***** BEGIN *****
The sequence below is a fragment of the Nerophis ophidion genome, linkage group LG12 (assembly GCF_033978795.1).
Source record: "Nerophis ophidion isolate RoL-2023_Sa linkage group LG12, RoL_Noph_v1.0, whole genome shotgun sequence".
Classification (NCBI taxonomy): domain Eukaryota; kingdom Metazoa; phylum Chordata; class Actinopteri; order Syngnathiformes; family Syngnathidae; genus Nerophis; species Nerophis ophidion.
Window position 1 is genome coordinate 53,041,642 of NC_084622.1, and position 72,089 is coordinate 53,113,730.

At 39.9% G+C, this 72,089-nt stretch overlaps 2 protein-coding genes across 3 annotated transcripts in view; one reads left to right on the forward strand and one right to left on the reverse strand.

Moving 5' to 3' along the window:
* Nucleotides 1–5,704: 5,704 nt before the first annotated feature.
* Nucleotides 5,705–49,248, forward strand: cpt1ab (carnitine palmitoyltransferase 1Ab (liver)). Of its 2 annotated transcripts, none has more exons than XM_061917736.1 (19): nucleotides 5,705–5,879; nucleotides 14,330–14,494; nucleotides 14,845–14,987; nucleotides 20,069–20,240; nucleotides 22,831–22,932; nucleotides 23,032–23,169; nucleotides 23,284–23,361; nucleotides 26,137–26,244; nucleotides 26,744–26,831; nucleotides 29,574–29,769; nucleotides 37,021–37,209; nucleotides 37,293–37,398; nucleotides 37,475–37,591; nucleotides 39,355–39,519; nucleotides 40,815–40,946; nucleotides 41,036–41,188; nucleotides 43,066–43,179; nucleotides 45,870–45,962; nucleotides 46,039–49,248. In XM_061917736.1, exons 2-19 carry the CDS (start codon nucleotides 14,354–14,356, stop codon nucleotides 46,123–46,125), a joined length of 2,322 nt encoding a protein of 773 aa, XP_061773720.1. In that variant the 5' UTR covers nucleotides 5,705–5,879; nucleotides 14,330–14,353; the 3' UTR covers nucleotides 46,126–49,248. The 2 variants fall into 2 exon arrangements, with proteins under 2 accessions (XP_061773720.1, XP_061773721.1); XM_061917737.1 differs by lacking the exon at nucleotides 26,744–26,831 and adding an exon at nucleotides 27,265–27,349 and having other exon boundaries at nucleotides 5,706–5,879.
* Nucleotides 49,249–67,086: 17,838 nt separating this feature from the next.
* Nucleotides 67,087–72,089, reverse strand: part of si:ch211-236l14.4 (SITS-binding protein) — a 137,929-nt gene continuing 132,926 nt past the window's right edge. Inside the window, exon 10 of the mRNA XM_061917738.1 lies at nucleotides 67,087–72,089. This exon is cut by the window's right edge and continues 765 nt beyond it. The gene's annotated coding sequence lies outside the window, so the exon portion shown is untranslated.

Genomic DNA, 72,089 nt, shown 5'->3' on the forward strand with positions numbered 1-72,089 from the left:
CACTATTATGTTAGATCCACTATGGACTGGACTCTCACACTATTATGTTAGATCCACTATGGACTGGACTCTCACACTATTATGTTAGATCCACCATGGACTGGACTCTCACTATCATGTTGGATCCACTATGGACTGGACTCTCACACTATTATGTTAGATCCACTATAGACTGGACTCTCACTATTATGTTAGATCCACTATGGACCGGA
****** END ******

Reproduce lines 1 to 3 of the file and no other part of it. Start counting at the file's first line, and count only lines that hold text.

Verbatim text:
The sequence below is a fragment of the Nerophis ophidion genome, linkage group LG12 (assembly GCF_033978795.1).
Source record: "Nerophis ophidion isolate RoL-2023_Sa linkage group LG12, RoL_Noph_v1.0, whole genome shotgun sequence".
Classification (NCBI taxonomy): domain Eukaryota; kingdom Metazoa; phylum Chordata; class Actinopteri; order Syngnathiformes; family Syngnathidae; genus Nerophis; species Nerophis ophidion.